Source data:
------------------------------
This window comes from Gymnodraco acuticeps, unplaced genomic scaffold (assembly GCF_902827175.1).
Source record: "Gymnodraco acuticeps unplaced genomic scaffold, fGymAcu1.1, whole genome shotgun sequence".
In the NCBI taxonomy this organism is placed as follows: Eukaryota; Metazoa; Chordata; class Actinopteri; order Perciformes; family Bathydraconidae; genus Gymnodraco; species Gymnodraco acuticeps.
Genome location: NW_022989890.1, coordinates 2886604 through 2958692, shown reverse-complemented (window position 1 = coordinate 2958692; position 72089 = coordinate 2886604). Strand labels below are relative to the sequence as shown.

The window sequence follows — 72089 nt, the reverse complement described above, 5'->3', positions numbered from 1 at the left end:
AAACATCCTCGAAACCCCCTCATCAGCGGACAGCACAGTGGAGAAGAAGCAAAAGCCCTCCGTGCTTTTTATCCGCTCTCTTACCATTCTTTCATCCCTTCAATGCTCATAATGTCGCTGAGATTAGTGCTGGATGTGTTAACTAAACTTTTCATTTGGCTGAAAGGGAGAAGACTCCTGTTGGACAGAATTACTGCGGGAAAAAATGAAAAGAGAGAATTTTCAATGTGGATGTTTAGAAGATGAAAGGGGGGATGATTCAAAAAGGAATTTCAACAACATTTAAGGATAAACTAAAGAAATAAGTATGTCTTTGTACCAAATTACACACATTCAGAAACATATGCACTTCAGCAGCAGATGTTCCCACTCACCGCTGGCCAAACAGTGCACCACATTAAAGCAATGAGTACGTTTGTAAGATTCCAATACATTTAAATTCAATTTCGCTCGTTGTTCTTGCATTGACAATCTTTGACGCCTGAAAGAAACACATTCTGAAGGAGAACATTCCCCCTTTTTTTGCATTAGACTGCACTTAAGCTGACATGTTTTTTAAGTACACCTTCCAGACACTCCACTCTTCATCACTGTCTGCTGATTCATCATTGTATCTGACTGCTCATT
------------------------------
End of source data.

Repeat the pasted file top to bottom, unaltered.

This window comes from Gymnodraco acuticeps, unplaced genomic scaffold (assembly GCF_902827175.1).
Source record: "Gymnodraco acuticeps unplaced genomic scaffold, fGymAcu1.1, whole genome shotgun sequence".
In the NCBI taxonomy this organism is placed as follows: Eukaryota; Metazoa; Chordata; class Actinopteri; order Perciformes; family Bathydraconidae; genus Gymnodraco; species Gymnodraco acuticeps.
Genome location: NW_022989890.1, coordinates 2886604 through 2958692, shown reverse-complemented (window position 1 = coordinate 2958692; position 72089 = coordinate 2886604). Strand labels below are relative to the sequence as shown.

The window sequence follows — 72089 nt, the reverse complement described above, 5'->3', positions numbered from 1 at the left end:
AAACATCCTCGAAACCCCCTCATCAGCGGACAGCACAGTGGAGAAGAAGCAAAAGCCCTCCGTGCTTTTTATCCGCTCTCTTACCATTCTTTCATCCCTTCAATGCTCATAATGTCGCTGAGATTAGTGCTGGATGTGTTAACTAAACTTTTCATTTGGCTGAAAGGGAGAAGACTCCTGTTGGACAGAATTACTGCGGGAAAAAATGAAAAGAGAGAATTTTCAATGTGGATGTTTAGAAGATGAAAGGGGGGATGATTCAAAAAGGAATTTCAACAACATTTAAGGATAAACTAAAGAAATAAGTATGTCTTTGTACCAAATTACACACATTCAGAAACATATGCACTTCAGCAGCAGATGTTCCCACTCACCGCTGGCCAAACAGTGCACCACATTAAAGCAATGAGTACGTTTGTAAGATTCCAATACATTTAAATTCAATTTCGCTCGTTGTTCTTGCATTGACAATCTTTGACGCCTGAAAGAAACACATTCTGAAGGAGAACATTCCCCCTTTTTTTGCATTAGACTGCACTTAAGCTGACATGTTTTTTAAGTACACCTTCCAGACACTCCACTCTTCATCACTGTCTGCTGATTCATCATTGTATCTGACTGCTCATT